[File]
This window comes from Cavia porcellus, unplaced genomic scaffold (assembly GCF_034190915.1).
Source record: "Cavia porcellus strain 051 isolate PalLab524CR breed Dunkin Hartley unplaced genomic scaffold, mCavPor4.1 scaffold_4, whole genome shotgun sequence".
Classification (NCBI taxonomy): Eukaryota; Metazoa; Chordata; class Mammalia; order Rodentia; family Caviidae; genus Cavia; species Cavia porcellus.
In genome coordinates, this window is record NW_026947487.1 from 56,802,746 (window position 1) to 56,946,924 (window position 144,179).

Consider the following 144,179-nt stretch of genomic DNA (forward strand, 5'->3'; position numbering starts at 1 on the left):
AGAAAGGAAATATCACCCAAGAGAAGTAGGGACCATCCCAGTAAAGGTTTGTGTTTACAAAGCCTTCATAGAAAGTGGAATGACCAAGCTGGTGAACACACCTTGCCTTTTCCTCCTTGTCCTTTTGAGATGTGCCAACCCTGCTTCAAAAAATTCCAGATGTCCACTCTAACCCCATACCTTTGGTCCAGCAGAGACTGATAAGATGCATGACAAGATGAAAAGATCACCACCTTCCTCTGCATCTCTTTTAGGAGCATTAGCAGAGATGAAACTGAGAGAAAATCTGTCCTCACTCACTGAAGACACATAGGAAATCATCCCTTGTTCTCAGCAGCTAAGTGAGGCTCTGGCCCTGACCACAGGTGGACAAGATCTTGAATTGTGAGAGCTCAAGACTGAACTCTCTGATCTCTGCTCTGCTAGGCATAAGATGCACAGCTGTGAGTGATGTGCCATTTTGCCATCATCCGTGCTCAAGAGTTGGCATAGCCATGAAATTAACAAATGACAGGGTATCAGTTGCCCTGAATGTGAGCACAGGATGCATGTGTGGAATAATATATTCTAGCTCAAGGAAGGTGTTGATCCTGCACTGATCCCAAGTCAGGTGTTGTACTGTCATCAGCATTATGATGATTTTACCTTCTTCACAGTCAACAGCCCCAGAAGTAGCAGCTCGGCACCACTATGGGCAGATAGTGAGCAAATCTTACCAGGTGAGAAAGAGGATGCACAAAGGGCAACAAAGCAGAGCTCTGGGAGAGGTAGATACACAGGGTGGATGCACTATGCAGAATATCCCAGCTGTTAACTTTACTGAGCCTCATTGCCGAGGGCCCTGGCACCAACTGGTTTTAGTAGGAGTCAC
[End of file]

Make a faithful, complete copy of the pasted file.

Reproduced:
This window comes from Cavia porcellus, unplaced genomic scaffold (assembly GCF_034190915.1).
Source record: "Cavia porcellus strain 051 isolate PalLab524CR breed Dunkin Hartley unplaced genomic scaffold, mCavPor4.1 scaffold_4, whole genome shotgun sequence".
Classification (NCBI taxonomy): Eukaryota; Metazoa; Chordata; class Mammalia; order Rodentia; family Caviidae; genus Cavia; species Cavia porcellus.
In genome coordinates, this window is record NW_026947487.1 from 56,802,746 (window position 1) to 56,946,924 (window position 144,179).

Consider the following 144,179-nt stretch of genomic DNA (forward strand, 5'->3'; position numbering starts at 1 on the left):
AGAAAGGAAATATCACCCAAGAGAAGTAGGGACCATCCCAGTAAAGGTTTGTGTTTACAAAGCCTTCATAGAAAGTGGAATGACCAAGCTGGTGAACACACCTTGCCTTTTCCTCCTTGTCCTTTTGAGATGTGCCAACCCTGCTTCAAAAAATTCCAGATGTCCACTCTAACCCCATACCTTTGGTCCAGCAGAGACTGATAAGATGCATGACAAGATGAAAAGATCACCACCTTCCTCTGCATCTCTTTTAGGAGCATTAGCAGAGATGAAACTGAGAGAAAATCTGTCCTCACTCACTGAAGACACATAGGAAATCATCCCTTGTTCTCAGCAGCTAAGTGAGGCTCTGGCCCTGACCACAGGTGGACAAGATCTTGAATTGTGAGAGCTCAAGACTGAACTCTCTGATCTCTGCTCTGCTAGGCATAAGATGCACAGCTGTGAGTGATGTGCCATTTTGCCATCATCCGTGCTCAAGAGTTGGCATAGCCATGAAATTAACAAATGACAGGGTATCAGTTGCCCTGAATGTGAGCACAGGATGCATGTGTGGAATAATATATTCTAGCTCAAGGAAGGTGTTGATCCTGCACTGATCCCAAGTCAGGTGTTGTACTGTCATCAGCATTATGATGATTTTACCTTCTTCACAGTCAACAGCCCCAGAAGTAGCAGCTCGGCACCACTATGGGCAGATAGTGAGCAAATCTTACCAGGTGAGAAAGAGGATGCACAAAGGGCAACAAAGCAGAGCTCTGGGAGAGGTAGATACACAGGGTGGATGCACTATGCAGAATATCCCAGCTGTTAACTTTACTGAGCCTCATTGCCGAGGGCCCTGGCACCAACTGGTTTTAGTAGGAGTCAC